Biopolymer gene discovery and characterization using metagenomic libraries
Thesis (MSc (Genetics. Institute of Plant Biotechnology))--Stellenbosch University, 2008.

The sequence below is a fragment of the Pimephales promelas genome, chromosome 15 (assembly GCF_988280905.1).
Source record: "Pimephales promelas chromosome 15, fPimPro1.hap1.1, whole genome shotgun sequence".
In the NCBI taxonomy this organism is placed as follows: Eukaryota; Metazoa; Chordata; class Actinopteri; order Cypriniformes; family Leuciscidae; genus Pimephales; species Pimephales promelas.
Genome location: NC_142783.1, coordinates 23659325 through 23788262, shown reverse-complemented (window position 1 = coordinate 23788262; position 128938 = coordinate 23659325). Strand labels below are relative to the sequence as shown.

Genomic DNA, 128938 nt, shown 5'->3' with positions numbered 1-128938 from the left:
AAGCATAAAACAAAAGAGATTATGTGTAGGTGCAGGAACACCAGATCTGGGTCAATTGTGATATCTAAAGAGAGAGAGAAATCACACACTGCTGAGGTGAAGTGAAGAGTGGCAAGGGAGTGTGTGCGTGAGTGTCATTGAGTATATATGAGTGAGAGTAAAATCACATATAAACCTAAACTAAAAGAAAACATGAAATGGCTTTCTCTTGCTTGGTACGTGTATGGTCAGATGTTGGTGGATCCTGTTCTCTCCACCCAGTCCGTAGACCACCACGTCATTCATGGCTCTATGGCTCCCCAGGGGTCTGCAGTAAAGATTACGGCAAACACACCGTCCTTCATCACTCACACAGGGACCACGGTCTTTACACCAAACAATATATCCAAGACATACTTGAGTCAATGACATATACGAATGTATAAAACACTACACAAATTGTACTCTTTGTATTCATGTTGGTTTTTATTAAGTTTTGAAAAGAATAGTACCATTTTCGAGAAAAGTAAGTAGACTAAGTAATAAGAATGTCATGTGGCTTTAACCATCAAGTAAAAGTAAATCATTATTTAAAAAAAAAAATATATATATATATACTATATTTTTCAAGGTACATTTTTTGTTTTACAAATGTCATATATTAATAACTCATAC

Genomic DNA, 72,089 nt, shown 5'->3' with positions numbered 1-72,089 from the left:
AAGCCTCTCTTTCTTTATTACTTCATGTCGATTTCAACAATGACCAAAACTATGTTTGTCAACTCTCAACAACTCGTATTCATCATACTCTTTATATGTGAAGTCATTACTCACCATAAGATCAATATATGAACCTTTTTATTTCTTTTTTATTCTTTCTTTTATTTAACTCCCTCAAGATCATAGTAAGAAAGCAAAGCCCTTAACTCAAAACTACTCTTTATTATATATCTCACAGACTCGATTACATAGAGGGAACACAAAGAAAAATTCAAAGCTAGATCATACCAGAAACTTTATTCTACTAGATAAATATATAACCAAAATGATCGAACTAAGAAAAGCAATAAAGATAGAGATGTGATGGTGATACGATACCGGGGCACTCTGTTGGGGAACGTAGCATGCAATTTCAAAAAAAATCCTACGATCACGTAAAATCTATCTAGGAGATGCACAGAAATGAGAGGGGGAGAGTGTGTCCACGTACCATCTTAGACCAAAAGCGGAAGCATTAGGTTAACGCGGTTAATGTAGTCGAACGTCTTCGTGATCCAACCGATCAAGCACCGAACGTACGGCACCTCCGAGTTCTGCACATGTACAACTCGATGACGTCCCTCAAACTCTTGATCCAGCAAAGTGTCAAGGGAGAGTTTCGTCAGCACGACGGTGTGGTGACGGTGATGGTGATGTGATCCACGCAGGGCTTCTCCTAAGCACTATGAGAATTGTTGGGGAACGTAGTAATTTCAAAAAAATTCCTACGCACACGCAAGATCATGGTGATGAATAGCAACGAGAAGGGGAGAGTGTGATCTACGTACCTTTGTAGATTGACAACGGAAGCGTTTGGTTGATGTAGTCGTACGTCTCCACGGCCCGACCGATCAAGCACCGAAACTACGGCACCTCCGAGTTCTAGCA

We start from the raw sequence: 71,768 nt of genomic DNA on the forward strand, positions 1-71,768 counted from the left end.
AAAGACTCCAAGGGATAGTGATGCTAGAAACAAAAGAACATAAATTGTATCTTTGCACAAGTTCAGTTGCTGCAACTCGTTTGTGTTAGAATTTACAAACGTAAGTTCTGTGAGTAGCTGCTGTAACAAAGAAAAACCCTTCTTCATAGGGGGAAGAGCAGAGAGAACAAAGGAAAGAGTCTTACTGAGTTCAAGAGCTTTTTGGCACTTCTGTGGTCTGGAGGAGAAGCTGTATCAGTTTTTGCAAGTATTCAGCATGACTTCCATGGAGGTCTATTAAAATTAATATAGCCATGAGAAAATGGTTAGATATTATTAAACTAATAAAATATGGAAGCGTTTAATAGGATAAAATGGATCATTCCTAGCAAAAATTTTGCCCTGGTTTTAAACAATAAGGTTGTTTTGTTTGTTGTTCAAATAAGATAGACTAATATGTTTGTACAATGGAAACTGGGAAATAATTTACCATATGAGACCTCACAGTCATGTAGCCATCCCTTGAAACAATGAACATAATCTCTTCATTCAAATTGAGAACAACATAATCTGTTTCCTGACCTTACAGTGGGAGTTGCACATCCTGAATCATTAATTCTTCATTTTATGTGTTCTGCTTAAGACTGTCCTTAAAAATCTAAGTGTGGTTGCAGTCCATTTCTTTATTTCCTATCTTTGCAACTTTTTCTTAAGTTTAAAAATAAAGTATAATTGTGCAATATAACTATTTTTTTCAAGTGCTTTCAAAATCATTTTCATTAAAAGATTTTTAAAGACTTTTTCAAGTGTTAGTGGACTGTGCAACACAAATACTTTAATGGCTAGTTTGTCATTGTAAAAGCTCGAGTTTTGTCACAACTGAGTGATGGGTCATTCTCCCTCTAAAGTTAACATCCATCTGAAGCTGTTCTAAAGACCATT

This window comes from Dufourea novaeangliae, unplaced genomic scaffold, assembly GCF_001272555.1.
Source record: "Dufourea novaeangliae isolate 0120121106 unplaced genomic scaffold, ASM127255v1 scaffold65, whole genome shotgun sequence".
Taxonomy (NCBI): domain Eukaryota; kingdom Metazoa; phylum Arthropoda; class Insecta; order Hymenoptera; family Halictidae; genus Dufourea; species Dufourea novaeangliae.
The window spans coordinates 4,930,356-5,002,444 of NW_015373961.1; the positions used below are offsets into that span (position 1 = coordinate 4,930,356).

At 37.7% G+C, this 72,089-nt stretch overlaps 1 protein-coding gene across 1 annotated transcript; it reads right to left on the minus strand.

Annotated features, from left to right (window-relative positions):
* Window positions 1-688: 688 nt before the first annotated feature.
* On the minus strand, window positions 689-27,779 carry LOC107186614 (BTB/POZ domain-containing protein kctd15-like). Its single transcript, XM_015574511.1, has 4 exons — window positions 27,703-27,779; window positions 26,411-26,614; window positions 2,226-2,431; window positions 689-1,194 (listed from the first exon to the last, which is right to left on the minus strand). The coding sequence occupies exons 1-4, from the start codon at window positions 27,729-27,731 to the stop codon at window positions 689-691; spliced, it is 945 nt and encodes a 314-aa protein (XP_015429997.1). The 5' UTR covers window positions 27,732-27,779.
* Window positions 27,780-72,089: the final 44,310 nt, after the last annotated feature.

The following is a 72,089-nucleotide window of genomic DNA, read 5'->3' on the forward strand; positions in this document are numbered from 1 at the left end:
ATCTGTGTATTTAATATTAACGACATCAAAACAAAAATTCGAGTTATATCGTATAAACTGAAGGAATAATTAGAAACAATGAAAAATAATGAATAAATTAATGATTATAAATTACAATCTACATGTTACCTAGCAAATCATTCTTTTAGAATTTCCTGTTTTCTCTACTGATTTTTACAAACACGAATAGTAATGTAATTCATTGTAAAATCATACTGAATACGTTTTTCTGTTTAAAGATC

Traditional methods used for the discovery of novel genes have previously relied upon the ability to culture the relevant microbes and then demonstrate the activity of a specific enzyme. Although these methods have proved successful in the past, they severely limit our access to the genomes of organisms which are not able to be cultured under laboratory conditions. It was therefore the aim of this project to use metagenomic strategies for the identification of novel polymer-producing genes with the prospect of commercial exploitation. In this study, soil-derived metagenomic libraries were functionally screened for potential -glucan producing clones using aniline blue staining. Positive reacting clones were selected and sequenced. Initial sequencing revealed a gene with high homology to previously described glucan synthases, the products of these genes all having significant industrial value. The clone was transformed into a suitable bacterial host, cultured and allowed to produce the polymer of interest. The polysaccharide was purified and subjected to various chemical analyses so as to confirm its monosaccharide composition. Data suggests that this polymer is composed mainly of glucose units and that it may be secreted out of the cell. Purification of the active enzyme was attempted using classical protein purification methods with faint activity being detected using Native polyacrylamide gel electrophoresis (PAGE). Further attempts to demonstrate activity were made through the construction of a GST (glutathione S-transferase) tagged fusion protein. The second part of this study focuses on the construction and screening of a metagenomic DNA library from whey, a by-product of the cheese manufacturing process. It was envisaged that this could provide a resource for the identification of high value polymers when lactose is provided as a sole carbon source. The library was screened for function using Congo Red for the detection of extra-cellular polysaccharides.